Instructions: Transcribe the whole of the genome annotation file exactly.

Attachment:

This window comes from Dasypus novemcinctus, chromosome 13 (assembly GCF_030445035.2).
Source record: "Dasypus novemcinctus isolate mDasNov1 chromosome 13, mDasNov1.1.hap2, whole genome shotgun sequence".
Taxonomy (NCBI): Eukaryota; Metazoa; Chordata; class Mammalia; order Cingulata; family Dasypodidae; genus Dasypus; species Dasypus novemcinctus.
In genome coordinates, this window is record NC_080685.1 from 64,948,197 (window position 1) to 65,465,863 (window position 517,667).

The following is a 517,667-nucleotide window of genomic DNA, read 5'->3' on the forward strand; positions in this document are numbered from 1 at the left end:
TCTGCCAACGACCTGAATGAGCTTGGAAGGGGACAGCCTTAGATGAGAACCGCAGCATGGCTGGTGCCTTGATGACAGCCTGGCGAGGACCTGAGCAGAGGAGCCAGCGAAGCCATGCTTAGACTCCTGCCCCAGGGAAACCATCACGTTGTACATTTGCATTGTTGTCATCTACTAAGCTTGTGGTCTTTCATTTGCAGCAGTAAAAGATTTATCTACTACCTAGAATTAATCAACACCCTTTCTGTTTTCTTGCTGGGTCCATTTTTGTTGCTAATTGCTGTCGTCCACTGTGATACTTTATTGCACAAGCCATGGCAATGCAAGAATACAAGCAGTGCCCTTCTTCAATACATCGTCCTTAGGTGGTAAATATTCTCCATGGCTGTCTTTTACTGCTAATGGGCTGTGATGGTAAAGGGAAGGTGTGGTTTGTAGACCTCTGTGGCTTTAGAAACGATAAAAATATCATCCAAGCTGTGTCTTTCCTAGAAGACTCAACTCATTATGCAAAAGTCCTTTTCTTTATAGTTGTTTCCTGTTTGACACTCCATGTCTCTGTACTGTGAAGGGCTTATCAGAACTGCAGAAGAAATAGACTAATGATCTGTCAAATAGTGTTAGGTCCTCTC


This window comes from Dasypus novemcinctus, chromosome 13 (assembly GCF_030445035.2).
Source record: "Dasypus novemcinctus isolate mDasNov1 chromosome 13, mDasNov1.1.hap2, whole genome shotgun sequence".
Taxonomy (NCBI): Eukaryota; Metazoa; Chordata; class Mammalia; order Cingulata; family Dasypodidae; genus Dasypus; species Dasypus novemcinctus.
In genome coordinates, this window is record NC_080685.1 from 64,948,197 (window position 1) to 65,465,863 (window position 517,667).

The following is a 517,667-nucleotide window of genomic DNA, read 5'->3' on the forward strand; positions in this document are numbered from 1 at the left end:
TCTGCCAACGACCTGAATGAGCTTGGAAGGGGACAGCCTTAGATGAGAACCGCAGCATGGCTGGTGCCTTGATGACAGCCTGGCGAGGACCTGAGCAGAGGAGCCAGCGAAGCCATGCTTAGACTCCTGCCCCAGGGAAACCATCACGTTGTACATTTGCATTGTTGTCATCTACTAAGCTTGTGGTCTTTCATTTGCAGCAGTAAAAGATTTATCTACTACCTAGAATTAATCAACACCCTTTCTGTTTTCTTGCTGGGTCCATTTTTGTTGCTAATTGCTGTCGTCCACTGTGATACTTTATTGCACAAGCCATGGCAATGCAAGAATACAAGCAGTGCCCTTCTTCAATACATCGTCCTTAGGTGGTAAATATTCTCCATGGCTGTCTTTTACTGCTAATGGGCTGTGATGGTAAAGGGAAGGTGTGGTTTGTAGACCTCTGTGGCTTTAGAAACGATAAAAATATCATCCAAGCTGTGTCTTTCCTAGAAGACTCAACTCATTATGCAAAAGTCCTTTTCTTTATAGTTGTTTCCTGTTTGACACTCCATGTCTCTGTACTGTGAAGGGCTTATCAGAACTGCAGAAGAAATAGACTAATGATCTGTCAAATAGTGTTAGGTCCTCTC